Friday, October 21, 2011

Elizabeth Warren explains why the US had no serious financial crises between the New Deal and the Reagan administration

That's right, there weren't any. Why not, and why have they come back after 1980?

Basically, the answer is that during the the 1930s a remarkably intelligent set of regulations was enacted to cover banking and the rest of the financial sector, and it worked. Then, starting in the 1980s, this valuable and highly successful framework of financial regulation was increasingly dismantled—not sensibly updated and adapted to new conditions, but heedlessly dismantled—in a process that combined free-market-fundamentalist ideological illusions with substantial amounts of irresponsibility, plutocratic muscle, political corruption, and simple greed. And it so happens that during the same period, starting in the 1980s, we have once again experienced recurrent financial crises (and massive bailouts), escalating most recently into the great financial crash of 2007-2009 from which we are still recovering. Coincidence? Unlikely.

In short, we have been engaged in a large-scale socio-economic experiment to test whether the unhampered operation of radically deregulated financial markets makes them more self-stabilizing, more efficient, and more beneficial for the economy and the larger society or, on the contrary, more volatile and unstable, more economically distorting, and more dangerous. Well?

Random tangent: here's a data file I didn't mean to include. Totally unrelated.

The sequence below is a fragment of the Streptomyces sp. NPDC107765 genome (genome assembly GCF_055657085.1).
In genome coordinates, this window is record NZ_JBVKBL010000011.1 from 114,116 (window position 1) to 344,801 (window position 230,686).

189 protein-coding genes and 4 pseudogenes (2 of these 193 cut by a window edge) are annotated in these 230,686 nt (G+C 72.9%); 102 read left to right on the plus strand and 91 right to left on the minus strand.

This historical story should be one of those things that everyone knows about, to which everyone refers as a matter of course in debates about economic policy. But it isn't. In the video clip below, the always impressive Elizabeth Warren does an excellent job of boiling the story down to its essentials.

—Jeff Weintraub

P.S. By the way, it's worth noting that even Adam Smith, the great theorist of the self-regulating market economy, recognized that financial markets posed special dangers and required special protections and precautions ... which he described in one passage as safety measures analogous to requiring firewalls in sensible housing codes.
Such regulations may, no doubt, be considered as in some respects a violation of natural liberty. But those exertions of the natural liberty of a few individuals, which might endanger the security of a whole society, are, and ought to be, restrained by the laws of all governments; of the most free, as well as of the most despotical. The obligation of building party walls, in order to prevent the communication of fire, is a violation of natural liberty exactly of the same kind with the regulations of the banking trade which are here proposed. (Wealth of Nations, Book II, ch. ii)

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